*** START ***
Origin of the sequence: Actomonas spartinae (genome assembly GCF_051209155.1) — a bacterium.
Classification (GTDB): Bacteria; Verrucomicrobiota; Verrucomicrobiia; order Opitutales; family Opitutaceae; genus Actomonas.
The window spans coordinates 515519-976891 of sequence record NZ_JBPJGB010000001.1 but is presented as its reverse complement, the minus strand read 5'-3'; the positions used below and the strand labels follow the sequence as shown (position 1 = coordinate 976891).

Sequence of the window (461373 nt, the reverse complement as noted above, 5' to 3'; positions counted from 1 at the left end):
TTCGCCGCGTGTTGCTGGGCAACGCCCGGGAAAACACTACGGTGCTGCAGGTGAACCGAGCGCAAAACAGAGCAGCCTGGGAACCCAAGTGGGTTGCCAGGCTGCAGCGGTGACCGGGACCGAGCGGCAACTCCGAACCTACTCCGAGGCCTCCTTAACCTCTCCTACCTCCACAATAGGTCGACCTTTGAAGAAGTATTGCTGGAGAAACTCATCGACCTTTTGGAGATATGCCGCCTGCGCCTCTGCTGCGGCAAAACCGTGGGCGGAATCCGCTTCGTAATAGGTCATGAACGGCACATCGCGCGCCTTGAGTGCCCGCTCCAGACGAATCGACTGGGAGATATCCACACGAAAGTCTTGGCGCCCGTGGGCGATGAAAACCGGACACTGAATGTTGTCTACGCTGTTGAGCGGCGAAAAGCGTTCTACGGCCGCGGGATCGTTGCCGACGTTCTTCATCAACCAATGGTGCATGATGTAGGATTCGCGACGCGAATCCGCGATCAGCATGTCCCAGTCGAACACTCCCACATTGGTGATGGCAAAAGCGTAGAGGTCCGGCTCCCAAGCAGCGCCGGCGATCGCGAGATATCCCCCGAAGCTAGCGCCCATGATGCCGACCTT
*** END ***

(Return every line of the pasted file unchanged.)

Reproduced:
Origin of the sequence: Actomonas spartinae (genome assembly GCF_051209155.1) — a bacterium.
Classification (GTDB): Bacteria; Verrucomicrobiota; Verrucomicrobiia; order Opitutales; family Opitutaceae; genus Actomonas.
The window spans coordinates 515519-976891 of sequence record NZ_JBPJGB010000001.1 but is presented as its reverse complement, the minus strand read 5'-3'; the positions used below and the strand labels follow the sequence as shown (position 1 = coordinate 976891).

Sequence of the window (461373 nt, the reverse complement as noted above, 5' to 3'; positions counted from 1 at the left end):
TTCGCCGCGTGTTGCTGGGCAACGCCCGGGAAAACACTACGGTGCTGCAGGTGAACCGAGCGCAAAACAGAGCAGCCTGGGAACCCAAGTGGGTTGCCAGGCTGCAGCGGTGACCGGGACCGAGCGGCAACTCCGAACCTACTCCGAGGCCTCCTTAACCTCTCCTACCTCCACAATAGGTCGACCTTTGAAGAAGTATTGCTGGAGAAACTCATCGACCTTTTGGAGATATGCCGCCTGCGCCTCTGCTGCGGCAAAACCGTGGGCGGAATCCGCTTCGTAATAGGTCATGAACGGCACATCGCGCGCCTTGAGTGCCCGCTCCAGACGAATCGACTGGGAGATATCCACACGAAAGTCTTGGCGCCCGTGGGCGATGAAAACCGGACACTGAATGTTGTCTACGCTGTTGAGCGGCGAAAAGCGTTCTACGGCCGCGGGATCGTTGCCGACGTTCTTCATCAACCAATGGTGCATGATGTAGGATTCGCGACGCGAATCCGCGATCAGCATGTCCCAGTCGAACACTCCCACATTGGTGATGGCAAAAGCGTAGAGGTCCGGCTCCCAAGCAGCGCCGGCGATCGCGAGATATCCCCCGAAGCTAGCGCCCATGATGCCGACCTT